You can see all of our mobile generators here, or you can download our mobile Tier 4 generator brochure here. The following article provides guidelines for understanding the EPA’s Tier 4 regulations, and how they apply to mobile power generators.
Mobile generator sets for prime power applications, like power generation in many of the markets we serve, are in a time of transition. The deadline for the implementation of final Tier 4 standards is fast approaching, and mobile power generators fall squarely under the umbrella of applications affected.
Partly because of the price increase that will accompany larger Tier 4 generators, and partly because of the large window for implementation, many manufacturers of mobile power generators have been slow to respond with products that satisfy the new emission criteria.
But whether the market is oil and gas, utilities, telecommunications, construction or rental, the demand for off-the-grid power isn’t going anywhere, and the EPA’s new emission regulations are coming whether manufacturers are ready or not.
Diesel vs. natural gas mobile power generation
Why not avoid the whole business and switch to a natural gas mobile power generator? It’s certainly a reasonable question and one our customers are right to ask. But, the fact is, natural gas generators are not feasible for every application. They may not come at a lower price than even a final Tier 4 generator set and, generally speaking, the more widespread availability of diesel fuel over natural gas means that getting natural gas to your mobile power generator could possibly cancel out any initial savings.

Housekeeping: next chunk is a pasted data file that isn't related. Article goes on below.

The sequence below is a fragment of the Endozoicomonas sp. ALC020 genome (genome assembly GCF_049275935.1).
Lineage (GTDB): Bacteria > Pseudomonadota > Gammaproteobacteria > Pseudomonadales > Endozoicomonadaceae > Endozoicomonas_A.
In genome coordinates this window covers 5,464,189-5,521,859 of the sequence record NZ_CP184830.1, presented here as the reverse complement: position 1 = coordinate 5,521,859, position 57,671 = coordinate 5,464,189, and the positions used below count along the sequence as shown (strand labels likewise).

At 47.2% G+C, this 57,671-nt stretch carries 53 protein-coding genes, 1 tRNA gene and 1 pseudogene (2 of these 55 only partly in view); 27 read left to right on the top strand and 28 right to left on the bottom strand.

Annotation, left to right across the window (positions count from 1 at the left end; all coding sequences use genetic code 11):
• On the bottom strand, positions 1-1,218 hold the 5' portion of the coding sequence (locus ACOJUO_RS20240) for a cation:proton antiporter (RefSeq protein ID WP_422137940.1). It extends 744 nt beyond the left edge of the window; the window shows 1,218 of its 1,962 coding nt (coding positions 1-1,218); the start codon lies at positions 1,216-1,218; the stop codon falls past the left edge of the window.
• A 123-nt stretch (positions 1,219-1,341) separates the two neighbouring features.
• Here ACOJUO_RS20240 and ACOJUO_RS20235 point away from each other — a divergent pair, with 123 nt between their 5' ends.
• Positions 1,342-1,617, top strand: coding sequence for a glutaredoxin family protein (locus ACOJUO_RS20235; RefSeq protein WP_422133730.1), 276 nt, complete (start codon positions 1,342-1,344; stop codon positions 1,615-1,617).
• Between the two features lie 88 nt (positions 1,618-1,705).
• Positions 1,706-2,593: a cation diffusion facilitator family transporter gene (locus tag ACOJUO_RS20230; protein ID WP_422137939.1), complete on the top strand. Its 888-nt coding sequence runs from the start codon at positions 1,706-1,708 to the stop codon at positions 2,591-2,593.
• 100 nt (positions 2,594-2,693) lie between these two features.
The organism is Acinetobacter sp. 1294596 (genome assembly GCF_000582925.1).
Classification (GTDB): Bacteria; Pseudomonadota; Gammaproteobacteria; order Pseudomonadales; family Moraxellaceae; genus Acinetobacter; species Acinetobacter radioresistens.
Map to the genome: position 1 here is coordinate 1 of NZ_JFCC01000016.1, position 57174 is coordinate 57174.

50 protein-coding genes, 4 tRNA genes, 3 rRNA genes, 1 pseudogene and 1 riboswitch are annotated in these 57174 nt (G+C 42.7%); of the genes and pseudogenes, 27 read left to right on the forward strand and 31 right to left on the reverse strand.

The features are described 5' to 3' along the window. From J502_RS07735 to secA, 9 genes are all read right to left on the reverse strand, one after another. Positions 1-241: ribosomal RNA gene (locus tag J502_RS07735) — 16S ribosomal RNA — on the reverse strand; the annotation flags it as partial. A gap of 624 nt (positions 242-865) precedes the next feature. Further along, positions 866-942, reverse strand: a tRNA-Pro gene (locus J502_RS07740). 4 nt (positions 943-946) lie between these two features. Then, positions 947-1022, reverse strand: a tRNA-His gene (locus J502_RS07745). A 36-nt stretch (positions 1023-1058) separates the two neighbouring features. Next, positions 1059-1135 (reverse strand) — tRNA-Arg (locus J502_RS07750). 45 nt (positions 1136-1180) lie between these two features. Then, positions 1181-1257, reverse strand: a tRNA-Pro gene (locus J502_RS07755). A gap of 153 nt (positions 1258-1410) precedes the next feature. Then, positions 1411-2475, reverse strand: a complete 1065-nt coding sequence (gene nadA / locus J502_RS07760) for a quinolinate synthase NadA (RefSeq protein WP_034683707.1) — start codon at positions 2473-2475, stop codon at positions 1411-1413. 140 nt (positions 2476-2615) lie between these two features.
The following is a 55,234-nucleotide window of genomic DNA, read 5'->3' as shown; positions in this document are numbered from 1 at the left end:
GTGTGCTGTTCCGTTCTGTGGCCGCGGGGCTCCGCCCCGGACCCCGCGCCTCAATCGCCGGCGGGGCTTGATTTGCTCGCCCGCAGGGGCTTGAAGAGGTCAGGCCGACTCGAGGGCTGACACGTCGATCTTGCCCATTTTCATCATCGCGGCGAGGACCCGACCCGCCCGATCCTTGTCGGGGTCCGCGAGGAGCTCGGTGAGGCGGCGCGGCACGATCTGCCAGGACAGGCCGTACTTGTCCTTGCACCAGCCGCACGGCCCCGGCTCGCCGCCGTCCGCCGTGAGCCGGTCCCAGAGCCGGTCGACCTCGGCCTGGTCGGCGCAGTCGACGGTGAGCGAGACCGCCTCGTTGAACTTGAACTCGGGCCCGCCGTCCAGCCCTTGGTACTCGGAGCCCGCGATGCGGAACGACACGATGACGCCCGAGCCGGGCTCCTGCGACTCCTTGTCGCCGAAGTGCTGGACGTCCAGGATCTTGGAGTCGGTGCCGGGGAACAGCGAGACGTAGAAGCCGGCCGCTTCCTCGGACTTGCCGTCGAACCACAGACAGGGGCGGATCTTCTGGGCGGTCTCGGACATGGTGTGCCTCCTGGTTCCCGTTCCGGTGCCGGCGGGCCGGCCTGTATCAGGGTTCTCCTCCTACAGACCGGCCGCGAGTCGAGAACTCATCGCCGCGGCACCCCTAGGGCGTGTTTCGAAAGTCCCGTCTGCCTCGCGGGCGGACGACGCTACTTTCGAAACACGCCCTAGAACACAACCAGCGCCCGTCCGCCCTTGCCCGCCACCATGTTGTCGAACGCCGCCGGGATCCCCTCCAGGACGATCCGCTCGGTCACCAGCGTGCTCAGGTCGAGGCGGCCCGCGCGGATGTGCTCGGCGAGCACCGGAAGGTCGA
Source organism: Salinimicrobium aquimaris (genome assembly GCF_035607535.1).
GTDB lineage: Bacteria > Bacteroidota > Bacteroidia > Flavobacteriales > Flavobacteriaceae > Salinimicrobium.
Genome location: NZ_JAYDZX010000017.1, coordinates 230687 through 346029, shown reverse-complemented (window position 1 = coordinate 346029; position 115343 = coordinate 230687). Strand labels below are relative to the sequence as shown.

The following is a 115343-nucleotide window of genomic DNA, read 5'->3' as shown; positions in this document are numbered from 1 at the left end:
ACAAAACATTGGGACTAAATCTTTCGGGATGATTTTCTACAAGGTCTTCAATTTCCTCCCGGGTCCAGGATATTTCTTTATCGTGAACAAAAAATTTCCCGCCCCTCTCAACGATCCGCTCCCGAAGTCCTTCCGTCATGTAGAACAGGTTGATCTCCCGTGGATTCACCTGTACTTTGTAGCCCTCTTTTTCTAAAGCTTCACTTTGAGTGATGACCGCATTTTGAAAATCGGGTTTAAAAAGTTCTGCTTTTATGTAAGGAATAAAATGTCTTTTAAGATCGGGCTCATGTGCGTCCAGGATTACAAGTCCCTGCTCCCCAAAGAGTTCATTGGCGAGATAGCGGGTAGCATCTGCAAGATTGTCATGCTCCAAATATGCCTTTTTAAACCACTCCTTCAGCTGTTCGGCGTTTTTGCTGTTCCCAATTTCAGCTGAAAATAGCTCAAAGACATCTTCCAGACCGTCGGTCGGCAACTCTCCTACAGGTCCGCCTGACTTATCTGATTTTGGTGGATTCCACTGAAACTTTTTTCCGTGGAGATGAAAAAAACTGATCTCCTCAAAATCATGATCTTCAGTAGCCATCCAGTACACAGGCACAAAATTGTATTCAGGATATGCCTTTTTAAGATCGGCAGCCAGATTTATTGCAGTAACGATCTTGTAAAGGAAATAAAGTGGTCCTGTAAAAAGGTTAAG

The oil and gas market is one market where utilizing a natural gas mobile power generator makes sense. Companies in this sector often have the luxury of running their generators off wellhead gas that’s already on-site. Here, as well as in some other applications, going with a natural gas generator is certainly an option that should be considered.
Final Tier 4 and mobile power generation
Whatever application a mobile power generator is needed for, buyers should expect their supplier to work with them to make sure it’s built according to their specifications. In reality, many companies simply aren’t ready to do this. There are some that are still simply trying to sell off remaining Tier 3 options before they become obsolete, and there are some that have one off-the-shelf offering and that’s it.
Whether your company is trying to get ahead of the final Tier 4 deadline coming up at the end of 2015 or cashing in on carbon credits from running Tier 4 generators, it’s important to find a supplier with the capability not only to supply a solution, but to work with buyers to find a solution that’s tailor-made to their application. The flexibility to offer solutions in the right kW range, as skid mounted or towable, or other particulars could mean the difference between a mobile power generator that simply works, or one that works seamlessly with your operation.
Perhaps most importantly, though, buyers searching for the right mobile power generation solution should be asking about regeneration and downtime with Tier 4 engines. Due to tighter constraints on the amount of particulate matter (PM) that can be emitted under Tier 4 standards, regeneration has emerged as a strategy for staying below acceptable levels.
But regeneration means downtime, and that’s simply unacceptable for many buyers. Downtime may mean crews are present but not working. Downtime may mean missed deadlines. This means that verifying a mobile generator qualifies as Tier 4 isn’t enough. It’s also important to verify which strategy it uses to do so and whether downtime is a part of that strategy.